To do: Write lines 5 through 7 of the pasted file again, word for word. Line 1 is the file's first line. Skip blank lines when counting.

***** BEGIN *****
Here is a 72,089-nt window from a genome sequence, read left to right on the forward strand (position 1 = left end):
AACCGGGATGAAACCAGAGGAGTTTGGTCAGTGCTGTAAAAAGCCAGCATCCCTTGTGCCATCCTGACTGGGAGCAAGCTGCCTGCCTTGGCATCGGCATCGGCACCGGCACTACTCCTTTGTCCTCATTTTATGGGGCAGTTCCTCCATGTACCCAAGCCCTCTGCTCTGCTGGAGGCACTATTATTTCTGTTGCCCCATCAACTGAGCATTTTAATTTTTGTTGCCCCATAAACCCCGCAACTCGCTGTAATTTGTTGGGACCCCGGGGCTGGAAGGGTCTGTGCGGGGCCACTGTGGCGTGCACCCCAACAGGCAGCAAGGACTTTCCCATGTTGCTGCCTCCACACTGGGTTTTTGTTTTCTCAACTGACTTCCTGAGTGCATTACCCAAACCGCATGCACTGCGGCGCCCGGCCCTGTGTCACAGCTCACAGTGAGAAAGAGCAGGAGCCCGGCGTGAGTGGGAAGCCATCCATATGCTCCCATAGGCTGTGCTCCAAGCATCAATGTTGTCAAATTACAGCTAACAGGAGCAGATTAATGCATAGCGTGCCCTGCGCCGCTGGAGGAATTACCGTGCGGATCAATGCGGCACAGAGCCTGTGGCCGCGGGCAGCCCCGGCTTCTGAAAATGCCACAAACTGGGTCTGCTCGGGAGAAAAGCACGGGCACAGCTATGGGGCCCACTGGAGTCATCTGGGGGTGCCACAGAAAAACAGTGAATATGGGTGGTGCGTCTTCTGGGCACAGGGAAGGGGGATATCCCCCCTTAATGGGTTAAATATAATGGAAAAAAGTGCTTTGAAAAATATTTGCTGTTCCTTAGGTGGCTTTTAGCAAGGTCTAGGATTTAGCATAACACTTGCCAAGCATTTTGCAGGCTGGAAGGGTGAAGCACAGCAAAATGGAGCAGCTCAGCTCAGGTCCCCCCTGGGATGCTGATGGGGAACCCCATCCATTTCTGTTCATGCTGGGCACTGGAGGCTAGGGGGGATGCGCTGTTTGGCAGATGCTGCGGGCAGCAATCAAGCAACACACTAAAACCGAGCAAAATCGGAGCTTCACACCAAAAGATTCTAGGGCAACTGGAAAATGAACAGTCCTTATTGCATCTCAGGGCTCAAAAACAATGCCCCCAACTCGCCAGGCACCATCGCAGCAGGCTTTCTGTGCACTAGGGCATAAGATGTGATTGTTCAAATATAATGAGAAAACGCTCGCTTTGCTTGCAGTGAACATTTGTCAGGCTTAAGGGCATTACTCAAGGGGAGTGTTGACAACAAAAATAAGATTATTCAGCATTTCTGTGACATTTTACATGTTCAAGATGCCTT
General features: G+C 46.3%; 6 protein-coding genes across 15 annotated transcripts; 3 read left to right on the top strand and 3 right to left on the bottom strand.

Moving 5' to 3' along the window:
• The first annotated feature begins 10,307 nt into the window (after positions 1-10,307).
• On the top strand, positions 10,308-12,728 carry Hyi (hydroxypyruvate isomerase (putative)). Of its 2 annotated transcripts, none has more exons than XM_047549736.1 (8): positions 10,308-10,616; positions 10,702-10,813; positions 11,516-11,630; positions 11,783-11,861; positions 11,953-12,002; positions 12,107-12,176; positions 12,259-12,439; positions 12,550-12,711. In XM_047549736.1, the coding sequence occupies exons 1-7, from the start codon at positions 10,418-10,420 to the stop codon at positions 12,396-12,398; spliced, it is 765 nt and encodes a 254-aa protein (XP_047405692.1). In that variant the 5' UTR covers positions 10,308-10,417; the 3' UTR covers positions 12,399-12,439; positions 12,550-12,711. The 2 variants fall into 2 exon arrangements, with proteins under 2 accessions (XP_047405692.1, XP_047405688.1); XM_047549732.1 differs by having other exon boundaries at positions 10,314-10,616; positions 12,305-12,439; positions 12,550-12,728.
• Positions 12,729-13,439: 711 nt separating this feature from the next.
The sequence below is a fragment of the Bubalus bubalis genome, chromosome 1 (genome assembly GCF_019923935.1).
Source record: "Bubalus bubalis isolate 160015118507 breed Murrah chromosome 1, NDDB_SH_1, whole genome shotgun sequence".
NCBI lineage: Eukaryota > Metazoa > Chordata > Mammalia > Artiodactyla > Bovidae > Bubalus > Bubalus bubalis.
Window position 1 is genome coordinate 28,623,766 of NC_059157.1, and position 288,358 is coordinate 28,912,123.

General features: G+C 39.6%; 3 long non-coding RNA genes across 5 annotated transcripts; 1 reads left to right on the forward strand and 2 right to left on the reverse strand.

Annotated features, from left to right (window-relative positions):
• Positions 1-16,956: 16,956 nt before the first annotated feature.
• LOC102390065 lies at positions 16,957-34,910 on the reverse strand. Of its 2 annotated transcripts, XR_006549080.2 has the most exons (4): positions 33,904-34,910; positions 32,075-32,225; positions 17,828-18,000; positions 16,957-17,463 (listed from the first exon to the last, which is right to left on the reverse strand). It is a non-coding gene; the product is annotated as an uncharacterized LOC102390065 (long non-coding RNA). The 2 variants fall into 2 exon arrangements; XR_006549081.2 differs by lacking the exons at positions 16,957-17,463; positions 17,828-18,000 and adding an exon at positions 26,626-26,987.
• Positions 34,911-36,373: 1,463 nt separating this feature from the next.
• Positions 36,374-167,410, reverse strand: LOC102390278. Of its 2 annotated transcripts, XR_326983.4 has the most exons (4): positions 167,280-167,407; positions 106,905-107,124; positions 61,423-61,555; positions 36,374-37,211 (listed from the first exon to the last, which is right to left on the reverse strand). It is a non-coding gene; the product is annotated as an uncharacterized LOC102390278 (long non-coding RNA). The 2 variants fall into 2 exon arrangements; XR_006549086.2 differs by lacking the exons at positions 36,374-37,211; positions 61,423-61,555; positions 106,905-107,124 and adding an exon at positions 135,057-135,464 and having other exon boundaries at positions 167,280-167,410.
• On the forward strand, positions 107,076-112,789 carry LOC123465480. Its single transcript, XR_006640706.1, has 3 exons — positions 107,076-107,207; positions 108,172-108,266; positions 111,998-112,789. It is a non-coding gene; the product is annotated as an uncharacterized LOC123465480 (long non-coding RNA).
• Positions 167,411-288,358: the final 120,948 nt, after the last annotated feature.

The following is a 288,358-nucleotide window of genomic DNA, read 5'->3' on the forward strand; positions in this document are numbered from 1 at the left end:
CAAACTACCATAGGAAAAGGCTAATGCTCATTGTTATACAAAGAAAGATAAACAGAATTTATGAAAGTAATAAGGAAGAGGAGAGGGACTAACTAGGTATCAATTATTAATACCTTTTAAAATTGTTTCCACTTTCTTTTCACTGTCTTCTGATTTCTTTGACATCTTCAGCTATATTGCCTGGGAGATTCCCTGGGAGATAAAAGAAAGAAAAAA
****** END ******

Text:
• The first annotated feature begins 10,307 nt into the window (after positions 1-10,307).
• On the top strand, positions 10,308-12,728 carry Hyi (hydroxypyruvate isomerase (putative)). Of its 2 annotated transcripts, none has more exons than XM_047549736.1 (8): positions 10,308-10,616; positions 10,702-10,813; positions 11,516-11,630; positions 11,783-11,861; positions 11,953-12,002; positions 12,107-12,176; positions 12,259-12,439; positions 12,550-12,711. In XM_047549736.1, the coding sequence occupies exons 1-7, from the start codon at positions 10,418-10,420 to the stop codon at positions 12,396-12,398; spliced, it is 765 nt and encodes a 254-aa protein (XP_047405692.1). In that variant the 5' UTR covers positions 10,308-10,417; the 3' UTR covers positions 12,399-12,439; positions 12,550-12,711. The 2 variants fall into 2 exon arrangements, with proteins under 2 accessions (XP_047405692.1, XP_047405688.1); XM_047549732.1 differs by having other exon boundaries at positions 10,314-10,616; positions 12,305-12,439; positions 12,550-12,728.
• Positions 12,729-13,439: 711 nt separating this feature from the next.